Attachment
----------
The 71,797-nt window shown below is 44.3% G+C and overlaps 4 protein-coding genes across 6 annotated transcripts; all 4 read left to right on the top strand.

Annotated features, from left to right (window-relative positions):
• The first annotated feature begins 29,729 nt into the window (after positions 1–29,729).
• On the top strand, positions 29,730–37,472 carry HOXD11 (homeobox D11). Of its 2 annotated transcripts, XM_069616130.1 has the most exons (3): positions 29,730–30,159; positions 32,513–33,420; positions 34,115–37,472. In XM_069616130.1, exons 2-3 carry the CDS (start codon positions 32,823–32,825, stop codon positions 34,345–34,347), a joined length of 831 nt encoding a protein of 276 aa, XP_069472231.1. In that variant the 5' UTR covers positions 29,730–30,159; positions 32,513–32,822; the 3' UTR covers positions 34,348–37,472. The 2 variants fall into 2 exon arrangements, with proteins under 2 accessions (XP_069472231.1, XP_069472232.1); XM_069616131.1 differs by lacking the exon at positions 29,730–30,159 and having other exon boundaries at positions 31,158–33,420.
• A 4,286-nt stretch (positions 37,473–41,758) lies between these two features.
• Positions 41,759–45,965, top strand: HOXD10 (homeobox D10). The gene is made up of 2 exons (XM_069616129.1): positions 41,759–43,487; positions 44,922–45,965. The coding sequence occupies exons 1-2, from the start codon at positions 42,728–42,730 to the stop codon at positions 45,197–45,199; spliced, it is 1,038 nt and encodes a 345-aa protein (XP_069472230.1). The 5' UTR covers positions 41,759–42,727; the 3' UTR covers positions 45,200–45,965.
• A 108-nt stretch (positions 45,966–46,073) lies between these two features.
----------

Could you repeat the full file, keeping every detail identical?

The 71,797-nt window shown below is 44.3% G+C and overlaps 4 protein-coding genes across 6 annotated transcripts; all 4 read left to right on the top strand.

Annotated features, from left to right (window-relative positions):
• The first annotated feature begins 29,729 nt into the window (after positions 1–29,729).
• On the top strand, positions 29,730–37,472 carry HOXD11 (homeobox D11). Of its 2 annotated transcripts, XM_069616130.1 has the most exons (3): positions 29,730–30,159; positions 32,513–33,420; positions 34,115–37,472. In XM_069616130.1, exons 2-3 carry the CDS (start codon positions 32,823–32,825, stop codon positions 34,345–34,347), a joined length of 831 nt encoding a protein of 276 aa, XP_069472231.1. In that variant the 5' UTR covers positions 29,730–30,159; positions 32,513–32,822; the 3' UTR covers positions 34,348–37,472. The 2 variants fall into 2 exon arrangements, with proteins under 2 accessions (XP_069472231.1, XP_069472232.1); XM_069616131.1 differs by lacking the exon at positions 29,730–30,159 and having other exon boundaries at positions 31,158–33,420.
• A 4,286-nt stretch (positions 37,473–41,758) lies between these two features.
• Positions 41,759–45,965, top strand: HOXD10 (homeobox D10). The gene is made up of 2 exons (XM_069616129.1): positions 41,759–43,487; positions 44,922–45,965. The coding sequence occupies exons 1-2, from the start codon at positions 42,728–42,730 to the stop codon at positions 45,197–45,199; spliced, it is 1,038 nt and encodes a 345-aa protein (XP_069472230.1). The 5' UTR covers positions 41,759–42,727; the 3' UTR covers positions 45,200–45,965.
• A 108-nt stretch (positions 45,966–46,073) lies between these two features.